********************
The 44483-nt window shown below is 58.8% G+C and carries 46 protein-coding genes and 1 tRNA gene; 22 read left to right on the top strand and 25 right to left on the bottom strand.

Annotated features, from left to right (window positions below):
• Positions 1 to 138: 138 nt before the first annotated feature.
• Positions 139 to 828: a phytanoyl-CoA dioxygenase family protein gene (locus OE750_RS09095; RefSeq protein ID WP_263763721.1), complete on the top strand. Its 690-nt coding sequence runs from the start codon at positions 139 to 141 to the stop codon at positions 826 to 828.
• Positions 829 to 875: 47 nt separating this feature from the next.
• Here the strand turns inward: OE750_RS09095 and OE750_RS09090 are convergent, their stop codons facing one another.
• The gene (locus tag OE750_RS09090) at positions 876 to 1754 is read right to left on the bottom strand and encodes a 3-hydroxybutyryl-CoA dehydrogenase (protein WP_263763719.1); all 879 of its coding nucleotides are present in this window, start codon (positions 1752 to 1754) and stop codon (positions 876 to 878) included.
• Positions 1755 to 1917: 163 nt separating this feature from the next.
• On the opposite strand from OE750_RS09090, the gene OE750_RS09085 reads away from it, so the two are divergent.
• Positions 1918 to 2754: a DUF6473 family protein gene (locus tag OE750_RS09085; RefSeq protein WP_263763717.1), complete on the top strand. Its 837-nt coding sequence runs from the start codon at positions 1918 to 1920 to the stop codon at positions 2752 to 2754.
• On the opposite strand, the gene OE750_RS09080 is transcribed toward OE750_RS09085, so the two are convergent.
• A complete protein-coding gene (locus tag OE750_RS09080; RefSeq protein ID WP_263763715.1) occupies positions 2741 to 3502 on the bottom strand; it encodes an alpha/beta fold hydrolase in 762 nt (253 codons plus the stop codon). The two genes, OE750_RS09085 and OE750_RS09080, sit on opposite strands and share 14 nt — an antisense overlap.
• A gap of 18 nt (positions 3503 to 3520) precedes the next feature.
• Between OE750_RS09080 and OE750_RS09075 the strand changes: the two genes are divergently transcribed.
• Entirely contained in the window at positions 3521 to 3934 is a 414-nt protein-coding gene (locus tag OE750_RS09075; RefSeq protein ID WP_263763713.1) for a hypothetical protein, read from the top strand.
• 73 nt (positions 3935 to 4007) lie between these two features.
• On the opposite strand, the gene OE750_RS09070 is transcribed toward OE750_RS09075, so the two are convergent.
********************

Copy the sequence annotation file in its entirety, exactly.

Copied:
The 44483-nt window shown below is 58.8% G+C and carries 46 protein-coding genes and 1 tRNA gene; 22 read left to right on the top strand and 25 right to left on the bottom strand.

Annotated features, from left to right (window positions below):
• Positions 1 to 138: 138 nt before the first annotated feature.
• Positions 139 to 828: a phytanoyl-CoA dioxygenase family protein gene (locus OE750_RS09095; RefSeq protein ID WP_263763721.1), complete on the top strand. Its 690-nt coding sequence runs from the start codon at positions 139 to 141 to the stop codon at positions 826 to 828.
• Positions 829 to 875: 47 nt separating this feature from the next.
• Here the strand turns inward: OE750_RS09095 and OE750_RS09090 are convergent, their stop codons facing one another.
• The gene (locus tag OE750_RS09090) at positions 876 to 1754 is read right to left on the bottom strand and encodes a 3-hydroxybutyryl-CoA dehydrogenase (protein WP_263763719.1); all 879 of its coding nucleotides are present in this window, start codon (positions 1752 to 1754) and stop codon (positions 876 to 878) included.
• Positions 1755 to 1917: 163 nt separating this feature from the next.
• On the opposite strand from OE750_RS09090, the gene OE750_RS09085 reads away from it, so the two are divergent.
• Positions 1918 to 2754: a DUF6473 family protein gene (locus tag OE750_RS09085; RefSeq protein WP_263763717.1), complete on the top strand. Its 837-nt coding sequence runs from the start codon at positions 1918 to 1920 to the stop codon at positions 2752 to 2754.
• On the opposite strand, the gene OE750_RS09080 is transcribed toward OE750_RS09085, so the two are convergent.
• A complete protein-coding gene (locus tag OE750_RS09080; RefSeq protein ID WP_263763715.1) occupies positions 2741 to 3502 on the bottom strand; it encodes an alpha/beta fold hydrolase in 762 nt (253 codons plus the stop codon). The two genes, OE750_RS09085 and OE750_RS09080, sit on opposite strands and share 14 nt — an antisense overlap.
• A gap of 18 nt (positions 3503 to 3520) precedes the next feature.
• Between OE750_RS09080 and OE750_RS09075 the strand changes: the two genes are divergently transcribed.
• Entirely contained in the window at positions 3521 to 3934 is a 414-nt protein-coding gene (locus tag OE750_RS09075; RefSeq protein ID WP_263763713.1) for a hypothetical protein, read from the top strand.
• 73 nt (positions 3935 to 4007) lie between these two features.
• On the opposite strand, the gene OE750_RS09070 is transcribed toward OE750_RS09075, so the two are convergent.